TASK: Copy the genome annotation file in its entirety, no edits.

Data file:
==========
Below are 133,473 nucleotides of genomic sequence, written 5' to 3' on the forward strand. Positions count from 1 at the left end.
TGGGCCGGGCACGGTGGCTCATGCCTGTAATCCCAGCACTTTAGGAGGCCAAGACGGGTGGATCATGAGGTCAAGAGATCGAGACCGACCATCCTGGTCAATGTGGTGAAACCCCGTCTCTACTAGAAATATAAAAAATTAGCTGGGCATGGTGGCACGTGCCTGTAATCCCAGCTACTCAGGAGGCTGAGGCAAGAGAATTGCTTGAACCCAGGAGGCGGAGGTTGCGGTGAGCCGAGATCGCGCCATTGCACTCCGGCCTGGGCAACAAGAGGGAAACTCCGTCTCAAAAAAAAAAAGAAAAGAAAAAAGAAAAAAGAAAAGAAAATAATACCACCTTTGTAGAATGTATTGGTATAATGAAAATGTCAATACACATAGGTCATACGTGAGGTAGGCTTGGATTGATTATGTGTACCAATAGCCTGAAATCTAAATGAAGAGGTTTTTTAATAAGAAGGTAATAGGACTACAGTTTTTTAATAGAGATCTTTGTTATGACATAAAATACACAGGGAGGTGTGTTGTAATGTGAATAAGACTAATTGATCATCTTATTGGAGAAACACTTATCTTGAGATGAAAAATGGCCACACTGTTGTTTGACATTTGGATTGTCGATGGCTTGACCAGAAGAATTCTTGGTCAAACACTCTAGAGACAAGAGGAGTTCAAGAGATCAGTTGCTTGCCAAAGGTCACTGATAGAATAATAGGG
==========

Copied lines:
Below are 133,473 nucleotides of genomic sequence, written 5' to 3' on the forward strand. Positions count from 1 at the left end.
TGGGCCGGGCACGGTGGCTCATGCCTGTAATCCCAGCACTTTAGGAGGCCAAGACGGGTGGATCATGAGGTCAAGAGATCGAGACCGACCATCCTGGTCAATGTGGTGAAACCCCGTCTCTACTAGAAATATAAAAAATTAGCTGGGCATGGTGGCACGTGCCTGTAATCCCAGCTACTCAGGAGGCTGAGGCAAGAGAATTGCTTGAACCCAGGAGGCGGAGGTTGCGGTGAGCCGAGATCGCGCCATTGCACTCCGGCCTGGGCAACAAGAGGGAAACTCCGTCTCAAAAAAAAAAAGAAAAGAAAAAAGAAAAAAGAAAAGAAAATAATACCACCTTTGTAGAATGTATTGGTATAATGAAAATGTCAATACACATAGGTCATACGTGAGGTAGGCTTGGATTGATTATGTGTACCAATAGCCTGAAATCTAAATGAAGAGGTTTTTTAATAAGAAGGTAATAGGACTACAGTTTTTTAATAGAGATCTTTGTTATGACATAAAATACACAGGGAGGTGTGTTGTAATGTGAATAAGACTAATTGATCATCTTATTGGAGAAACACTTATCTTGAGATGAAAAATGGCCACACTGTTGTTTGACATTTGGATTGTCGATGGCTTGACCAGAAGAATTCTTGGTCAAACACTCTAGAGACAAGAGGAGTTCAAGAGATCAGTTGCTTGCCAAAGGTCACTGATAGAATAATAGGG